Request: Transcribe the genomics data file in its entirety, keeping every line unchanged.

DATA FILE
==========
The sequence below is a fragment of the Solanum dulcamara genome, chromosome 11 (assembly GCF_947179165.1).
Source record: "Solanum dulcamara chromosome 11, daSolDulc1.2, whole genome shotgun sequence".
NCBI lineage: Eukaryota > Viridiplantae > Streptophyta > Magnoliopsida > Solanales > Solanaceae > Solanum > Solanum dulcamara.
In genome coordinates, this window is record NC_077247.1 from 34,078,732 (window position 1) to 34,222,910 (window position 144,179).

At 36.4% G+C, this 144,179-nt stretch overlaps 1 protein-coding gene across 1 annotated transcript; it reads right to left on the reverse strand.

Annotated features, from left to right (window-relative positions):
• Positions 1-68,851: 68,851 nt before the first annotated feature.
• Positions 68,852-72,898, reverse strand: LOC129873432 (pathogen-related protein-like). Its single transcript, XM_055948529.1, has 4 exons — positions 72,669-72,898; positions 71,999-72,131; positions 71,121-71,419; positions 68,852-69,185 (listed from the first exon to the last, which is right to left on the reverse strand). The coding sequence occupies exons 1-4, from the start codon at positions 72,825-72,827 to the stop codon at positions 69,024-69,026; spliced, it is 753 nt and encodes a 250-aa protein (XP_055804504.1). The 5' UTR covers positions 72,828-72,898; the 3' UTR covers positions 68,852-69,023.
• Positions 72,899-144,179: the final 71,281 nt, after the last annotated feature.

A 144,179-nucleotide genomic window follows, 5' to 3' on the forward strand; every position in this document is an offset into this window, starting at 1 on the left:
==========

The sequence below is a fragment of the Solanum dulcamara genome, chromosome 11 (assembly GCF_947179165.1).
Source record: "Solanum dulcamara chromosome 11, daSolDulc1.2, whole genome shotgun sequence".
NCBI lineage: Eukaryota > Viridiplantae > Streptophyta > Magnoliopsida > Solanales > Solanaceae > Solanum > Solanum dulcamara.
In genome coordinates, this window is record NC_077247.1 from 34,078,732 (window position 1) to 34,222,910 (window position 144,179).

At 36.4% G+C, this 144,179-nt stretch overlaps 1 protein-coding gene across 1 annotated transcript; it reads right to left on the reverse strand.

Annotated features, from left to right (window-relative positions):
• Positions 1-68,851: 68,851 nt before the first annotated feature.
• Positions 68,852-72,898, reverse strand: LOC129873432 (pathogen-related protein-like). Its single transcript, XM_055948529.1, has 4 exons — positions 72,669-72,898; positions 71,999-72,131; positions 71,121-71,419; positions 68,852-69,185 (listed from the first exon to the last, which is right to left on the reverse strand). The coding sequence occupies exons 1-4, from the start codon at positions 72,825-72,827 to the stop codon at positions 69,024-69,026; spliced, it is 753 nt and encodes a 250-aa protein (XP_055804504.1). The 5' UTR covers positions 72,828-72,898; the 3' UTR covers positions 68,852-69,023.
• Positions 72,899-144,179: the final 71,281 nt, after the last annotated feature.

A 144,179-nucleotide genomic window follows, 5' to 3' on the forward strand; every position in this document is an offset into this window, starting at 1 on the left: